People with depression or who are recovering from a heart attack have a lower chance of recovery and a higher risk of death than people without depression. The reasons range from how the individual behaves to how the body reacts:
- In depressed heart attack patients, decreased motivation to follow healthy daily routines can result in skipping important heart medications, avoiding exercise and proper diet, and continuing or intensifying smoking and drinking habits.
- Individuals with depression can also experience changes in their nervous system and hormonal balance, which can make it more likely for a heart rhythm disturbance (called an “arrhythmia”) to occur. The combination of depression and a damaged heart (from a heart attack), seems to make people particularly susceptible to potentially fatal heart rhythm abnormalities
- People with depression may have uncommonly sticky platelets, the tiny cells that cause blood to clot. In patients with heart disease, this can accelerate atherosclerosis (hardening of the arteries) and increase the chance of heart attack. Some studies show that treating depression make platelets less sticky again.
Effect of a positive mental state on heart disease
Maintaining a positive attitude about treatment and holding the belief that our actions can have a beneficial effect on our own health
are very important. A person’s attitude seems to have a powerfully favorable effect on their ability to make behavior and lifestyle changes that are often necessary to reduce the risk of having future heart problems. A person’s attitude also influences the response to treatment. Two terms that are used when discussing the effect of a positive mental state on heart disease are called “healthy adherer” effect and “self-efficacy.”
- Healthy adherer – Several studies have examined how well or poorly people take their medicines. Those who take their medications as directed (also known as “good adherers”) have a lower death rate than those who don’t (poor adherers). Individuals with a positive attitude about taking medications may also diligently follow daily habits that are healthy for the heart, such as proper diet and exercise.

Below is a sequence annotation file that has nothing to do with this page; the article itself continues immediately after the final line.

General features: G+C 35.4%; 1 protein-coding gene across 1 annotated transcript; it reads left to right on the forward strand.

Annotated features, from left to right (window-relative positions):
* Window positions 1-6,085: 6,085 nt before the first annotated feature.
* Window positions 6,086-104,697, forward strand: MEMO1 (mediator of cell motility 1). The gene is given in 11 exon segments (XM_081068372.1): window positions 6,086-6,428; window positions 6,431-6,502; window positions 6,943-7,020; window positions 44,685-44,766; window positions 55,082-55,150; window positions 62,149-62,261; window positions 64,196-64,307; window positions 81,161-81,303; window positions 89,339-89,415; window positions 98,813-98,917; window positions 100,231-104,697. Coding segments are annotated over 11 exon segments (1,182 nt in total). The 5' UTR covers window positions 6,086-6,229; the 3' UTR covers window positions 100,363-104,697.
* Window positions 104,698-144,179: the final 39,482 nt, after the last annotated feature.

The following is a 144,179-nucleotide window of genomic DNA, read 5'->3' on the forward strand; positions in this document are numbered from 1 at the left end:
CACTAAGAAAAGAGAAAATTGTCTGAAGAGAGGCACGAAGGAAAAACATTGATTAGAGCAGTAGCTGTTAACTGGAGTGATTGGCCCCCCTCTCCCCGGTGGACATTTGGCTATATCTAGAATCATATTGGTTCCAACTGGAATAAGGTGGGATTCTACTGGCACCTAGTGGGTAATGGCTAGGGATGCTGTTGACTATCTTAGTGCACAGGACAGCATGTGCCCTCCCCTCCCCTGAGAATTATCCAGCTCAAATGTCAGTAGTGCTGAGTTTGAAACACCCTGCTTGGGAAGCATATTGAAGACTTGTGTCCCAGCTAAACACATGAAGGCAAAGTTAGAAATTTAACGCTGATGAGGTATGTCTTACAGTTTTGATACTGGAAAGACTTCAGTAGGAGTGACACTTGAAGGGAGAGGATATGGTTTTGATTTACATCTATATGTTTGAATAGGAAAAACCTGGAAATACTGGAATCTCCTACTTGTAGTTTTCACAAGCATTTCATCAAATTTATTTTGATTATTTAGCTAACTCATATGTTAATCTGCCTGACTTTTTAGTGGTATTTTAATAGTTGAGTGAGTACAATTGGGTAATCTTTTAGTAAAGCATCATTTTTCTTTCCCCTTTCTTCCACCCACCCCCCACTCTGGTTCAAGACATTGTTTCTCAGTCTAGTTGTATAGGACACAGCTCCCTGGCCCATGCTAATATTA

- Self-efficacy – describes a person’s beliefs about their ability to do certain things in order to reach a desired outcome, or to influence events in their life. The self-confidence that our actions can have a positive effect on our health (e.g. losing weight and exercising can lower our risk for heart disease) is very important in determining how motivated we are to engage in behaviors that are good for us.
Challenges of recognizing depression symptoms
Heart disease and depression often carry overlapping symptoms such as fatigue, low energy, and difficulty in sleeping and carrying on the daily rhythms of life. So it’s not surprising that sometimes symptoms of depression are thought of by the patient, the patient’s family, and the cardiologist as being due to heart disease.
Many members of the medical community have stressed the importance of having patients, families, and physicians gain a greater awareness of the prevalence of post-heart attack depression. Physicians need to understand the importance of treating depression, since it is treated differently from heart disease.
Meeting this challenge can result in a vital communication between patient and physician that can start with something as simple as, “I wonder if what I’m feeling is from depression.”
Heart disease and depression in women
Depression is generally more common in women than in men, so women with heart disease are more likely to develop depression. Heart disease tends to affect older individuals, and approximately one third of women recovering from a heart attack live alone, with no immediate family member or spouse to turn to for physical and emotional support.
“It’s important for all of us as healthcare providers to recognize that while we can’t necessarily change someone’s living situation or stress level, we can recognize their unique circumstances,” says Dr. Ziegelstein. “We can work with our patients on this individual level to help them cope with life in healthier ways.”